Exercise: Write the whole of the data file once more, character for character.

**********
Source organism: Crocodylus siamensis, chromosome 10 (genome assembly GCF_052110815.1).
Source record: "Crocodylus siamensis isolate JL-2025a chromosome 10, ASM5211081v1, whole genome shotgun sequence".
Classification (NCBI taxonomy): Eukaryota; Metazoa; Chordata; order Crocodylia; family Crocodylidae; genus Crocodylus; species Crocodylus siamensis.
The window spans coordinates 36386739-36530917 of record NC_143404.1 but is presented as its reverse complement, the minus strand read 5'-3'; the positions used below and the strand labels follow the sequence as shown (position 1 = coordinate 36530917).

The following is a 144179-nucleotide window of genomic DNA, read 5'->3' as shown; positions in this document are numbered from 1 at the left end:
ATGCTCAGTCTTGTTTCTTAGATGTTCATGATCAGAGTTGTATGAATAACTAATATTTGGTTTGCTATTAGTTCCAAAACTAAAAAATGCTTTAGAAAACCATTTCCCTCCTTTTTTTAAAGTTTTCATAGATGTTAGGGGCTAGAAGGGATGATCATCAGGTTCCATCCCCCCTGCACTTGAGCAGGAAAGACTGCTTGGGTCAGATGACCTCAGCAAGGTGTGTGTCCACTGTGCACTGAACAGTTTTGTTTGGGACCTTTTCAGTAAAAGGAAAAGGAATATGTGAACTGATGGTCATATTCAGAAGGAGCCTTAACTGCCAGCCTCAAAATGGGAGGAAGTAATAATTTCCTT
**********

Source organism: Crocodylus siamensis, chromosome 10 (genome assembly GCF_052110815.1).
Source record: "Crocodylus siamensis isolate JL-2025a chromosome 10, ASM5211081v1, whole genome shotgun sequence".
Classification (NCBI taxonomy): Eukaryota; Metazoa; Chordata; order Crocodylia; family Crocodylidae; genus Crocodylus; species Crocodylus siamensis.
The window spans coordinates 36386739-36530917 of record NC_143404.1 but is presented as its reverse complement, the minus strand read 5'-3'; the positions used below and the strand labels follow the sequence as shown (position 1 = coordinate 36530917).

The following is a 144179-nucleotide window of genomic DNA, read 5'->3' as shown; positions in this document are numbered from 1 at the left end:
ATGCTCAGTCTTGTTTCTTAGATGTTCATGATCAGAGTTGTATGAATAACTAATATTTGGTTTGCTATTAGTTCCAAAACTAAAAAATGCTTTAGAAAACCATTTCCCTCCTTTTTTTAAAGTTTTCATAGATGTTAGGGGCTAGAAGGGATGATCATCAGGTTCCATCCCCCCTGCACTTGAGCAGGAAAGACTGCTTGGGTCAGATGACCTCAGCAAGGTGTGTGTCCACTGTGCACTGAACAGTTTTGTTTGGGACCTTTTCAGTAAAAGGAAAAGGAATATGTGAACTGATGGTCATATTCAGAAGGAGCCTTAACTGCCAGCCTCAAAATGGGAGGAAGTAATAATTTCCTT